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Is Leap Second Y2K 2.0? Probably not. Here's why.

Billions of computerized systems will have to cope with the leap second scientists are adding to the day on Tuesday, June 30.

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    This Tuesday, June 30, 2015 photo shows the second hand of a clock at the one second mark in New York. On Tuesday, international timekeepers are tacking a second to the clock to compensate for a slightly slower Earth rotation.
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The last minute of June will be 61 seconds long, making Tuesday, June 30, one second longer than every other day.

Scientists are adding a leap second to the day Tuesday to adjust to the Earth's slowing rotation.

For most people, it's imperceptible. But for computers, that extra second is huge, enough to wreak Y2K-style havoc on large-scale computer networks and stock markets.

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That's because billions of computerized systems – from air traffic control to the stock markets – rely on knowing the precise time in order to function properly, as NBC News explained.

The problem is, some computer systems weren't designed to deal with a 61-second minute, and that extra second may be enough to throw them off, potentially shutting down major websites and disrupting stock market trades, along the way.

"The code for most large scale systems is based on Unix," CNN Money explains. "Computers check in from time to time with the International Earth Rotation and Reference Systems Service’s network to make sure they are telling the time correctly.

"When leap seconds happen, IERS tells computers that the last minute of that day will have 61 seconds. That makes Unix-based software go haywire."

About 10 percent of large-scale computer networks will probably experience some glitches due to the leap second, Geoff Chester, public affairs officer for the US Naval Observatory in Washington, told Bloomberg News.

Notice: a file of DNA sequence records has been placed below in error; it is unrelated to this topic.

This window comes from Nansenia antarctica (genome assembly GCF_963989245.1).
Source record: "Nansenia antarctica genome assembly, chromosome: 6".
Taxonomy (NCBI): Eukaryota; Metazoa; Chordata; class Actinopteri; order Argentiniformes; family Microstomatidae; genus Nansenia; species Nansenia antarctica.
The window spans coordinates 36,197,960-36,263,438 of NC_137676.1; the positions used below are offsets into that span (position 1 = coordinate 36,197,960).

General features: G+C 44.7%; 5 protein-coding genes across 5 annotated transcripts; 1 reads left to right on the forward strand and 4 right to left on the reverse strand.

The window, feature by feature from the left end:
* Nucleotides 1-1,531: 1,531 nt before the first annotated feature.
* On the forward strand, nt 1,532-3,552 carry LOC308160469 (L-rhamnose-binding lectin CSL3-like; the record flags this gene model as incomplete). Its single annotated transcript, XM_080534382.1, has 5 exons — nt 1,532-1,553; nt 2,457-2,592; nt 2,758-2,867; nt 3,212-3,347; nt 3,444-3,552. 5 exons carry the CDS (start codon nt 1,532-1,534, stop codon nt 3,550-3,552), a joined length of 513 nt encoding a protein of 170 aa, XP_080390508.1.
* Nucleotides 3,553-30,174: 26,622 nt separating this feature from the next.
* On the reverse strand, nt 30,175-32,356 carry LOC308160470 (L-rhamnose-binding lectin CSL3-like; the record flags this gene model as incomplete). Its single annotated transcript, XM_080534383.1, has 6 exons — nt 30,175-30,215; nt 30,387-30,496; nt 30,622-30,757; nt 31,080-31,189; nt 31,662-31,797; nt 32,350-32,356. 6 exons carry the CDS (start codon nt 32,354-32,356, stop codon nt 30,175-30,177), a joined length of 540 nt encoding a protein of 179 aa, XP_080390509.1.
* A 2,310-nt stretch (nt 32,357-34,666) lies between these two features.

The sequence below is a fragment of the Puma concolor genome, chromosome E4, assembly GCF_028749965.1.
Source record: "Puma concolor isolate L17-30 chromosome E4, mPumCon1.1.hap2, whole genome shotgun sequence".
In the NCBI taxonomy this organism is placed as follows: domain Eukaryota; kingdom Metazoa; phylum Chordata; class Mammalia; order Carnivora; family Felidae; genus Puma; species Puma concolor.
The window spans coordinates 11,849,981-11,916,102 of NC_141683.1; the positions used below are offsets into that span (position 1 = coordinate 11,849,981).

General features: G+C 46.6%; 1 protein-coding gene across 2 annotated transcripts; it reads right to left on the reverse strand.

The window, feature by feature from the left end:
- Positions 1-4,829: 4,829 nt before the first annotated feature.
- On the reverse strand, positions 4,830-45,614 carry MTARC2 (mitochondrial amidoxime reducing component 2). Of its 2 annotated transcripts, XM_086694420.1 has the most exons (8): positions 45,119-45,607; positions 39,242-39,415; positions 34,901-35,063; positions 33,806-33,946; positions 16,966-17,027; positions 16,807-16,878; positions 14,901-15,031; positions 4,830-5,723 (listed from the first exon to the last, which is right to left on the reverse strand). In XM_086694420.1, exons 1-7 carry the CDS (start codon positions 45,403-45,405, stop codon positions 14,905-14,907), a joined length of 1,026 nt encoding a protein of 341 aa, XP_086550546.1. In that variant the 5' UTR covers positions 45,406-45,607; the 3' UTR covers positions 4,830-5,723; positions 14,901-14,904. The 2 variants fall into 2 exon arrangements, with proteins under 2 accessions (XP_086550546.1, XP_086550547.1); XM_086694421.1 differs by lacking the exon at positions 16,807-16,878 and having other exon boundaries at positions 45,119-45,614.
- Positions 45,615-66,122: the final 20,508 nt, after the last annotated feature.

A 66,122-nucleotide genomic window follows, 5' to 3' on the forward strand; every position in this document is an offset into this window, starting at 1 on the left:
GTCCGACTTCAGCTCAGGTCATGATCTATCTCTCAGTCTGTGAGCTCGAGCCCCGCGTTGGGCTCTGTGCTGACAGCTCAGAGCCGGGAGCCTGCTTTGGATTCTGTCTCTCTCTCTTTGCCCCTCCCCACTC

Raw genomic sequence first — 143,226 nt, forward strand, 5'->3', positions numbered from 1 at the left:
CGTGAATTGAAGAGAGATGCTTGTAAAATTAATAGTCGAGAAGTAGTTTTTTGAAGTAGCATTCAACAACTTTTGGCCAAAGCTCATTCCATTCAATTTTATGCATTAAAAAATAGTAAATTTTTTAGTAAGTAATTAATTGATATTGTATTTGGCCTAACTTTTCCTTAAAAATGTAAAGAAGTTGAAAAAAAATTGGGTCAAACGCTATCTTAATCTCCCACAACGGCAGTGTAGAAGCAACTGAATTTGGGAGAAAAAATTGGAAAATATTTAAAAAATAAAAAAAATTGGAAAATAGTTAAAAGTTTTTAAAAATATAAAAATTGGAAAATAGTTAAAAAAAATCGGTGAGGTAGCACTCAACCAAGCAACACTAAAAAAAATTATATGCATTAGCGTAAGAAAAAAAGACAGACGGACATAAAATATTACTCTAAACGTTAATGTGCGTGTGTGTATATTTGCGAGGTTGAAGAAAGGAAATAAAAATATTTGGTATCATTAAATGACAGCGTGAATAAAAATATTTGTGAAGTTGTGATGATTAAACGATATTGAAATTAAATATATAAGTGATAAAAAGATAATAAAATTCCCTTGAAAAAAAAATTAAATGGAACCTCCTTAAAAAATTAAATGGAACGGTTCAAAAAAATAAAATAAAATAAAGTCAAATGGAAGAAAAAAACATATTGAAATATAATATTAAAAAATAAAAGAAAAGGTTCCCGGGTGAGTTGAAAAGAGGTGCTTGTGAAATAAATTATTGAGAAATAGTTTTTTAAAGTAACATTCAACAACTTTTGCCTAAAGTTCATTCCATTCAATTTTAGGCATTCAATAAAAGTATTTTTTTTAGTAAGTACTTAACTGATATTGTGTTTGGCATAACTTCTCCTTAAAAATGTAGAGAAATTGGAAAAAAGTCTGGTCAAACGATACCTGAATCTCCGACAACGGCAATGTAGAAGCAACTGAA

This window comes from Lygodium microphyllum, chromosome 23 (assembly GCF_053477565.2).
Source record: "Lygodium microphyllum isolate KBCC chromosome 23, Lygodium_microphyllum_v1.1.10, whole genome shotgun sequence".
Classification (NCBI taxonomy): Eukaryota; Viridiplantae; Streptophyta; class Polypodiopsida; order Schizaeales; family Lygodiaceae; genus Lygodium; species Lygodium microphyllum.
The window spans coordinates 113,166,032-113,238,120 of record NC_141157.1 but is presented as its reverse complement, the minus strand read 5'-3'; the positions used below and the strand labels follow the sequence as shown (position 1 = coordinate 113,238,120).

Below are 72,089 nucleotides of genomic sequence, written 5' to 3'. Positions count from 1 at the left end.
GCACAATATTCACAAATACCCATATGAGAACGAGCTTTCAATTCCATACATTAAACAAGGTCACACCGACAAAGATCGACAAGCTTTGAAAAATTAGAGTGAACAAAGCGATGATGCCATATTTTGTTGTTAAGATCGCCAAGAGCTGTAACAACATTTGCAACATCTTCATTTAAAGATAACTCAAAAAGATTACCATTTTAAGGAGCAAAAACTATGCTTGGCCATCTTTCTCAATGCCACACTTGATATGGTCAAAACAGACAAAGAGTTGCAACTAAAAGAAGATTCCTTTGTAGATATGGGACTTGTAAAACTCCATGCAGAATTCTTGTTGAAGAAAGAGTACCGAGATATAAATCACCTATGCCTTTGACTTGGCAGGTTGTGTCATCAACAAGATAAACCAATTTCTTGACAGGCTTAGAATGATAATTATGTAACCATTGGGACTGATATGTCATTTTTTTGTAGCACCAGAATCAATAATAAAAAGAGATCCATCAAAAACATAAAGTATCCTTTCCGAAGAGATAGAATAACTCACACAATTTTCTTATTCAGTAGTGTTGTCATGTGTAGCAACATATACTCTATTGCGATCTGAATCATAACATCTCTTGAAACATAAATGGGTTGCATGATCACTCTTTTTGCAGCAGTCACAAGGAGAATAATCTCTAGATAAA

The last leap second, in 2012, brought down a number of websites, including Reddit, Yelp, LinkedIn, FourSquare, Gawker, StumbleUpon, and Mozilla. Qantas Airlines computer system crashed for several hours, so employees had to manually check in passengers.

The good news: having experienced problems in past, companies and markets are taking measures to avoid Y2K-style chaos.

Stock markets, which trade roughly $4.6 billion on global exchanges in any given second, are adjusting their clocks: The US will end after-hours trading early, and overseas markets are resetting their clocks in advance.

Some computer systems are adding a "60" into a system that usually only counts up to 59, while others are setting their computer clocks to show "59" twice.

Still others, like Amazon and Google, have developed a new technique, dubbed "leap smear," that divides the leap second into even smaller bits of time that are spread out throughout the day, sidestepping the problem entirely.

In other words, relax, scientists have got it covered. So the rest of us can spend our time turning to Twitter and Spend Your Leap Second Here, a website of zany one-second videos, to figure out how to spend that extra second.

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